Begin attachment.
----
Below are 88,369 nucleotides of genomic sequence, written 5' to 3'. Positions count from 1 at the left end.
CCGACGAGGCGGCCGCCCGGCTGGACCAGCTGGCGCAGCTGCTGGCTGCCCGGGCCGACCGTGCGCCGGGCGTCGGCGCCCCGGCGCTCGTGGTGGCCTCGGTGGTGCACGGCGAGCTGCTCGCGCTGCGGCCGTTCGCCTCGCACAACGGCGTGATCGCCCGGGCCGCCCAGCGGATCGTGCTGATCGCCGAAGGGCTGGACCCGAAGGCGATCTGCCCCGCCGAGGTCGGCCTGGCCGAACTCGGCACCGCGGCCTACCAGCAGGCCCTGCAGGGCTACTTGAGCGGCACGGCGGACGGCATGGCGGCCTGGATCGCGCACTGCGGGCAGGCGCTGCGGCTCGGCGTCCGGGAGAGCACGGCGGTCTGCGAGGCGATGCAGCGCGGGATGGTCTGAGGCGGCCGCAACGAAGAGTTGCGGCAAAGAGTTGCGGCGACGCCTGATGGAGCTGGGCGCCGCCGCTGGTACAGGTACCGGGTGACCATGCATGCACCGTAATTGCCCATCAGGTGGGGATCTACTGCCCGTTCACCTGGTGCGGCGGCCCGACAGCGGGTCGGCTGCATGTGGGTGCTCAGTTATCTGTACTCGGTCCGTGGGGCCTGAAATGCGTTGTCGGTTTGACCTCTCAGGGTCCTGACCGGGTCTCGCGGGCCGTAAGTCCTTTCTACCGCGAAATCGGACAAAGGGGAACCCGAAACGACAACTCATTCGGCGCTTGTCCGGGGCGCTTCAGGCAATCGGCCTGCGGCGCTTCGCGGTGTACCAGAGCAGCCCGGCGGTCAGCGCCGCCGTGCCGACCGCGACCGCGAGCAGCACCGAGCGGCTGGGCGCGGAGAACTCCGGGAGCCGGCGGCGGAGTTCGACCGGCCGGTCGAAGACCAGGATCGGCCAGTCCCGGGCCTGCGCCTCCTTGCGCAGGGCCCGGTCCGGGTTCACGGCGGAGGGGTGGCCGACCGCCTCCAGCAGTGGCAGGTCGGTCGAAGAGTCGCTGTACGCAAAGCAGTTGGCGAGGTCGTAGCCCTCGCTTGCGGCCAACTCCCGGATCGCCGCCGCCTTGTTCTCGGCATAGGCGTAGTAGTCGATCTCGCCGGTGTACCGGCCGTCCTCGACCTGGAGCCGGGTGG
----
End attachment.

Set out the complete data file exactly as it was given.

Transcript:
Below are 88,369 nucleotides of genomic sequence, written 5' to 3'. Positions count from 1 at the left end.
CCGACGAGGCGGCCGCCCGGCTGGACCAGCTGGCGCAGCTGCTGGCTGCCCGGGCCGACCGTGCGCCGGGCGTCGGCGCCCCGGCGCTCGTGGTGGCCTCGGTGGTGCACGGCGAGCTGCTCGCGCTGCGGCCGTTCGCCTCGCACAACGGCGTGATCGCCCGGGCCGCCCAGCGGATCGTGCTGATCGCCGAAGGGCTGGACCCGAAGGCGATCTGCCCCGCCGAGGTCGGCCTGGCCGAACTCGGCACCGCGGCCTACCAGCAGGCCCTGCAGGGCTACTTGAGCGGCACGGCGGACGGCATGGCGGCCTGGATCGCGCACTGCGGGCAGGCGCTGCGGCTCGGCGTCCGGGAGAGCACGGCGGTCTGCGAGGCGATGCAGCGCGGGATGGTCTGAGGCGGCCGCAACGAAGAGTTGCGGCAAAGAGTTGCGGCGACGCCTGATGGAGCTGGGCGCCGCCGCTGGTACAGGTACCGGGTGACCATGCATGCACCGTAATTGCCCATCAGGTGGGGATCTACTGCCCGTTCACCTGGTGCGGCGGCCCGACAGCGGGTCGGCTGCATGTGGGTGCTCAGTTATCTGTACTCGGTCCGTGGGGCCTGAAATGCGTTGTCGGTTTGACCTCTCAGGGTCCTGACCGGGTCTCGCGGGCCGTAAGTCCTTTCTACCGCGAAATCGGACAAAGGGGAACCCGAAACGACAACTCATTCGGCGCTTGTCCGGGGCGCTTCAGGCAATCGGCCTGCGGCGCTTCGCGGTGTACCAGAGCAGCCCGGCGGTCAGCGCCGCCGTGCCGACCGCGACCGCGAGCAGCACCGAGCGGCTGGGCGCGGAGAACTCCGGGAGCCGGCGGCGGAGTTCGACCGGCCGGTCGAAGACCAGGATCGGCCAGTCCCGGGCCTGCGCCTCCTTGCGCAGGGCCCGGTCCGGGTTCACGGCGGAGGGGTGGCCGACCGCCTCCAGCAGTGGCAGGTCGGTCGAAGAGTCGCTGTACGCAAAGCAGTTGGCGAGGTCGTAGCCCTCGCTTGCGGCCAACTCCCGGATCGCCGCCGCCTTGTTCTCGGCATAGGCGTAGTAGTCGATCTCGCCGGTGTACCGGCCGTCCTCGACCTGGAGCCGGGTGG